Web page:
Acquiring and incorporating data from other agencies: Annually, the USGS receives water-quality records from EPA and the CEDR database for the previous water year, defined as the 12-month period from October 1 through September 30. These new water-quality observations are combined with the historical observations to create a complete record of water-quality observations for each nontidal network station.

The primary water-quality constituents considered are total nitrogen, dissolved inorganic nitrogen, total phosphorus, orthophosphate, and suspended sediment. All records of water-quality observations are reviewed by the collecting agency to ensure data completeness and accuracy.

Accounting for changes in Laboratory Procedures: Various evolutions in the long-term history of the program have resulted in slight changes to laboratory analyses and methodologies that must be accounted for prior to the data analysis. These evolutions include:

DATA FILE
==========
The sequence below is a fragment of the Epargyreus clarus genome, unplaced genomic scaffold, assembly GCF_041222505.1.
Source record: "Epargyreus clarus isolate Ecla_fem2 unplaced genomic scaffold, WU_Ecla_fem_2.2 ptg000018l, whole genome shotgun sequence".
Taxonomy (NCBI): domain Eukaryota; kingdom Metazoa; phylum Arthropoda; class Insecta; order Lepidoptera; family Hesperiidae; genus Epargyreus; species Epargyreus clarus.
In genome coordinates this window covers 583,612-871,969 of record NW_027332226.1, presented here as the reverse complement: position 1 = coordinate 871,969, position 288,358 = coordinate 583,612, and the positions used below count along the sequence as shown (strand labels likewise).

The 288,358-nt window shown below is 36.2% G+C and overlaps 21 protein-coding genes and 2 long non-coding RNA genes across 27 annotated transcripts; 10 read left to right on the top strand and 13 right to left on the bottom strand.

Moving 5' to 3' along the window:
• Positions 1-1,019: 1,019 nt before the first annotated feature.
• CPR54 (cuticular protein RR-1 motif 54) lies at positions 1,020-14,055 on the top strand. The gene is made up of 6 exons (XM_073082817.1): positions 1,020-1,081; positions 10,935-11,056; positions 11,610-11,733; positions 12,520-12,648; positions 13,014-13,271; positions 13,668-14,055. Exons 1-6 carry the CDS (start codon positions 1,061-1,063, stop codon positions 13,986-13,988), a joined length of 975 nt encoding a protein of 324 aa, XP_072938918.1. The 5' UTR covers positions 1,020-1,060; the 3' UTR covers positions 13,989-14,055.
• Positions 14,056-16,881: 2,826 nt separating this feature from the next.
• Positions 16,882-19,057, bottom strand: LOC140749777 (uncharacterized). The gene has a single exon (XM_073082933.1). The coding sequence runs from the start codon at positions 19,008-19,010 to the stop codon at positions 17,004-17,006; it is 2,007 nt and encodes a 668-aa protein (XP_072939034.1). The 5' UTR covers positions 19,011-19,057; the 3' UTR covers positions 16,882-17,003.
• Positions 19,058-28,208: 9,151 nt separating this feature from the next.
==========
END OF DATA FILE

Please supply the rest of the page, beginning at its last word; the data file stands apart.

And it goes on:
• Historically, most programs analyzed samples for total suspended solids (TSS), but now, many programs analyze samples for suspended sediment concentration (SSC) at all stations. Glysson and others (2001) provides details about the differences between these analyses. Because of this shift in procedure, TSS and SSC were sometimes combined in water-quality input files. If TSS and SSC were collected at the same time, priority was given to the SSC sample. 
  • In addition, where supported by available information, missing observations of total nutrient concentrations were calculated as the sum of constituent species; for example, total nitrogen (TN) may be calculated as the sum of total dissolved and total particulate nitrogen.

Water-Quality Model Used for Load and Trend Determination